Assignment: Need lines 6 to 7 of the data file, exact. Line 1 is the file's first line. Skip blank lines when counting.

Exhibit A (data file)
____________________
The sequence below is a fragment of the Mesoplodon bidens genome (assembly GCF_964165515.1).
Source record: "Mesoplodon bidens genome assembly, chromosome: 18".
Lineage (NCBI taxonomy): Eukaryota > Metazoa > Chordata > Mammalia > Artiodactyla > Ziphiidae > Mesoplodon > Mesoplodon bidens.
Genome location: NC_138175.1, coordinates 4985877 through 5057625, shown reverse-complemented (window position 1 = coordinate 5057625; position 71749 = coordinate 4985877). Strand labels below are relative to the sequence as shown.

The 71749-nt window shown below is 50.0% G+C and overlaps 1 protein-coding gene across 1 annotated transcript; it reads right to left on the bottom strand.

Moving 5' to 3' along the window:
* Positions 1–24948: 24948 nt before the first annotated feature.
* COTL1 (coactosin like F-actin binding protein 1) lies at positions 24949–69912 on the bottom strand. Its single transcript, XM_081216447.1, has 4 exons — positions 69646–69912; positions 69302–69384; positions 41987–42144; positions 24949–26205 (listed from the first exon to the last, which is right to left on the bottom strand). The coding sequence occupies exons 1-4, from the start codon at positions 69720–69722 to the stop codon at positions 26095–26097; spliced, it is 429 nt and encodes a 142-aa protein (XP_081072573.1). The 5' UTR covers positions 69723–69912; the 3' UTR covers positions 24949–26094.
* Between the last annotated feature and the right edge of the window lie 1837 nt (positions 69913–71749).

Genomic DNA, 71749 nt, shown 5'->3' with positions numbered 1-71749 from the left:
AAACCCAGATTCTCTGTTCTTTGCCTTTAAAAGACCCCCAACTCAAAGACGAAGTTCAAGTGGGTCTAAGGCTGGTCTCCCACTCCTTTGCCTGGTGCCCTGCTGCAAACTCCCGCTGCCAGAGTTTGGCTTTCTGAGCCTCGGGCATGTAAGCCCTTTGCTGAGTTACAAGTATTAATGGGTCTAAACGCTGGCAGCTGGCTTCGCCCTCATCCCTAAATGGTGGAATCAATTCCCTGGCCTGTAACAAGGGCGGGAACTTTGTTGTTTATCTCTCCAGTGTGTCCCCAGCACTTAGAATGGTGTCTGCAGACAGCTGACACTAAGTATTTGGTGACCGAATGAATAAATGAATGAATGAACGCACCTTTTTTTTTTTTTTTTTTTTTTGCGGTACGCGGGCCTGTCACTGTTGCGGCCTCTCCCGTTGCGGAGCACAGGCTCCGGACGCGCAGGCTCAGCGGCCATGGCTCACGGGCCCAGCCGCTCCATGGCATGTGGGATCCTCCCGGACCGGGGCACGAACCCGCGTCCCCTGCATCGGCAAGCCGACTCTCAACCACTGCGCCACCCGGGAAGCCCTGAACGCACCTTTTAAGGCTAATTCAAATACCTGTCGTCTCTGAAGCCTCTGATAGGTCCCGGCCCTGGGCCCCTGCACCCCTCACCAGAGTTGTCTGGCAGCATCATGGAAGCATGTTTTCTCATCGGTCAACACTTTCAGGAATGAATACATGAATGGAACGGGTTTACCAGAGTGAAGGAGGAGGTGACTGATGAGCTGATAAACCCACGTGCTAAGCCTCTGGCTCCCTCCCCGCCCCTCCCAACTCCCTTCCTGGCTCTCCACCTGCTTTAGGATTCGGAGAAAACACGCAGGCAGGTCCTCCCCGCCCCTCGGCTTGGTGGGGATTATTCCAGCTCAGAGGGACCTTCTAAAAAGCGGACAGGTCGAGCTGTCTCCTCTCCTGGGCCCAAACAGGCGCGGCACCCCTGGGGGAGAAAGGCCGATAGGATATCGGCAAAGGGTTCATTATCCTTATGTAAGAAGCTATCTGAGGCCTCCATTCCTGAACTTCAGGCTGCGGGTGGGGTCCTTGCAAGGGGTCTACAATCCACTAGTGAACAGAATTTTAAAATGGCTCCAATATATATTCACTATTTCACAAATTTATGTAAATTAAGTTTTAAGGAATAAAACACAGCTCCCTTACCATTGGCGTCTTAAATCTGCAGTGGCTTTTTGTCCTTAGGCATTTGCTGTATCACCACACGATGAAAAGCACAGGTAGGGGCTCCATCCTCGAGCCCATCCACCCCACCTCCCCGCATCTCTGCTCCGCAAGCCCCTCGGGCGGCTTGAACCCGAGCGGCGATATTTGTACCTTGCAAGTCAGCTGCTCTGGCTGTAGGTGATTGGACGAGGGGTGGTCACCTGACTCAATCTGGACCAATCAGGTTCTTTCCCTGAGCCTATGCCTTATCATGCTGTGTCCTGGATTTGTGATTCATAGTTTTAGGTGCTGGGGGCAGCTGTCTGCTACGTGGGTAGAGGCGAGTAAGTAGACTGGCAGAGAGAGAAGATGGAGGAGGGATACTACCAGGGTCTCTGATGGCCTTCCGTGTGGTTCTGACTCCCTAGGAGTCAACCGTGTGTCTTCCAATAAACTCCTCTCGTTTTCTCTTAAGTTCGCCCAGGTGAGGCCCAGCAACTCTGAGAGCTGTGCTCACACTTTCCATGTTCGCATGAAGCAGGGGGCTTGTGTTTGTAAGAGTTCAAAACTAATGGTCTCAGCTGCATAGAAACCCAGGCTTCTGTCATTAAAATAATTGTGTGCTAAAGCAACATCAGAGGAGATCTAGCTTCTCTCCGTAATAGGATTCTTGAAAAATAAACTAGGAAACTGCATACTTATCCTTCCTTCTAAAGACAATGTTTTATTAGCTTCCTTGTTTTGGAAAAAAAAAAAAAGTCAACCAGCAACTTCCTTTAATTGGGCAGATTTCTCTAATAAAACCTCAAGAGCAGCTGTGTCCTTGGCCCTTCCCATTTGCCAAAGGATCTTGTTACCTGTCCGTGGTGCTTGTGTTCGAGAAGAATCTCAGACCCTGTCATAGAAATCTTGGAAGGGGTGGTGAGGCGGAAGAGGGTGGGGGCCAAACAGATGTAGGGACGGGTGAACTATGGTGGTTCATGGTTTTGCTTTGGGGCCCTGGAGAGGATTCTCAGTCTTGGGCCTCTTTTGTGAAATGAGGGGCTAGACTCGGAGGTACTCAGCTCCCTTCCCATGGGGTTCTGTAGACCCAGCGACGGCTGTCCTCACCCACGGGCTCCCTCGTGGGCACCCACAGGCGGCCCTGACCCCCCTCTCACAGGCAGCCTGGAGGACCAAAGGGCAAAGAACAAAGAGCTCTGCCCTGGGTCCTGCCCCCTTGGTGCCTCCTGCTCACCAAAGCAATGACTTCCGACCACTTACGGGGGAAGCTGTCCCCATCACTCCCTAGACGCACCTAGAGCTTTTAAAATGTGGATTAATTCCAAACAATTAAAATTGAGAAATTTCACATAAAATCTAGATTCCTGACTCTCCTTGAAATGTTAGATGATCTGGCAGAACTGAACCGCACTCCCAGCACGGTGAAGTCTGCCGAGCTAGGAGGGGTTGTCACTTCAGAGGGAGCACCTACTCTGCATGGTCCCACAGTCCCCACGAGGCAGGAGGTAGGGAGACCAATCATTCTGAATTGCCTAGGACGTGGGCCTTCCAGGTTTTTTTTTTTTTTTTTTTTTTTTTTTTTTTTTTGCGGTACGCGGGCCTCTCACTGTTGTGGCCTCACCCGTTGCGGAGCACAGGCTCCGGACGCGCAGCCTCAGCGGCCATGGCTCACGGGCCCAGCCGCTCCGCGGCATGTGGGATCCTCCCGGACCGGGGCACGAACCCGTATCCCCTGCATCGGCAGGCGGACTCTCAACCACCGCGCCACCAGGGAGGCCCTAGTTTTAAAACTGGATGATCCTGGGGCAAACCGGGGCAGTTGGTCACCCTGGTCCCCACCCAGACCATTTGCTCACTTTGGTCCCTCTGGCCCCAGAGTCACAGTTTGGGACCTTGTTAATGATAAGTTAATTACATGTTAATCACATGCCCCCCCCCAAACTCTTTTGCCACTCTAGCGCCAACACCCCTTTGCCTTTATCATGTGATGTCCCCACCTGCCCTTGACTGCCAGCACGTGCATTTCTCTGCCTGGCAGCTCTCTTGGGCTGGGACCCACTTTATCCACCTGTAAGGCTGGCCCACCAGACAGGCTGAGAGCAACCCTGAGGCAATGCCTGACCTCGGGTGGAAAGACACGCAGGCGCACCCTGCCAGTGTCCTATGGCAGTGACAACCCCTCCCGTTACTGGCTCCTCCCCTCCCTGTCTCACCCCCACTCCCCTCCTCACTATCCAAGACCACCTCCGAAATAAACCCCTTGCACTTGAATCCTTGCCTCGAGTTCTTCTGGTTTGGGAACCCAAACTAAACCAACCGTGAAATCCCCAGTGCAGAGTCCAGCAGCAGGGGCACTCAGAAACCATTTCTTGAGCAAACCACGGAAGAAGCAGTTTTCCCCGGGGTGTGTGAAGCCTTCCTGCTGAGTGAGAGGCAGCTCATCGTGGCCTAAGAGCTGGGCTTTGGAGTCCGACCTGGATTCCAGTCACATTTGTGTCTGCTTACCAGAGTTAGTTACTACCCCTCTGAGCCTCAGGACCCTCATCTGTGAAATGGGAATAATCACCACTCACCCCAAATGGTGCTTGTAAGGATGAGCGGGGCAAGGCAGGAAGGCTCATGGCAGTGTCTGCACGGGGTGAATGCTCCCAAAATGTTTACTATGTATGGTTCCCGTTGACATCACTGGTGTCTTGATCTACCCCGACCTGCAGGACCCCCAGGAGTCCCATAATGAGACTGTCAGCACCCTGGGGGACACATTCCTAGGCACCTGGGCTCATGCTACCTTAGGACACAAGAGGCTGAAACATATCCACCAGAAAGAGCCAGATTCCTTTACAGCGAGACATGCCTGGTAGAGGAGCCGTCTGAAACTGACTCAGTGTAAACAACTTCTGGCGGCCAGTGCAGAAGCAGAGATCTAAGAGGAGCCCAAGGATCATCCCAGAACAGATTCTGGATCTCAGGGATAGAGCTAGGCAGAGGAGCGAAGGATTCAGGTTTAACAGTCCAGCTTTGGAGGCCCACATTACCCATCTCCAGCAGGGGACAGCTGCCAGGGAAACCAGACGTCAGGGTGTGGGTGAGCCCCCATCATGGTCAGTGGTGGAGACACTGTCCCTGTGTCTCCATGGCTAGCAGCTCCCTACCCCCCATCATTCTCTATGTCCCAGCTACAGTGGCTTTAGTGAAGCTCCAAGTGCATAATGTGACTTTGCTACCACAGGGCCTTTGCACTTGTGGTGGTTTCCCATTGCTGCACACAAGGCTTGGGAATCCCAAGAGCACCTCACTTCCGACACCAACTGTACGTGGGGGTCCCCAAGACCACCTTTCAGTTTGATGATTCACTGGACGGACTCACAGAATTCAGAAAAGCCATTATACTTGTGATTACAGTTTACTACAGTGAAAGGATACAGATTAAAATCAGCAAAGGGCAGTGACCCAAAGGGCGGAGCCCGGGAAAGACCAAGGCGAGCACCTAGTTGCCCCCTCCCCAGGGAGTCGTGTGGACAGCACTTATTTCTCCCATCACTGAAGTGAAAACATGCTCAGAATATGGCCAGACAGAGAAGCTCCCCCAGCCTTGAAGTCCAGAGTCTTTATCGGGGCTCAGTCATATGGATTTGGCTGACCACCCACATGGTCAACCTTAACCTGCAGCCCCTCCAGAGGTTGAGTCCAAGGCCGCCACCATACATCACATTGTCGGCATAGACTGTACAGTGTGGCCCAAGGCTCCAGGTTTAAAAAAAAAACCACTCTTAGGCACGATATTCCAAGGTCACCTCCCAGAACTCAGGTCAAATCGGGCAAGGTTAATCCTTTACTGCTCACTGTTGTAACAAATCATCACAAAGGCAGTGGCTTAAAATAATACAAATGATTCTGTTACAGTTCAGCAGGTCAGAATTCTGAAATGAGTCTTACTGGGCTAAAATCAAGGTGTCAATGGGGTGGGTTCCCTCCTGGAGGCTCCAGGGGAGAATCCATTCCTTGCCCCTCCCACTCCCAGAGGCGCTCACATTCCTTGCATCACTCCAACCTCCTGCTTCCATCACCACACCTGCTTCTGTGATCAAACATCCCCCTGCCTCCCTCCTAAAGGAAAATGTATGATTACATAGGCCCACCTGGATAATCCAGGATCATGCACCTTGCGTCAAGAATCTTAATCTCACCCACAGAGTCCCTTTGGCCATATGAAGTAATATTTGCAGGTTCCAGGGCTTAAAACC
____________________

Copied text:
Moving 5' to 3' along the window:
* Positions 1–24948: 24948 nt before the first annotated feature.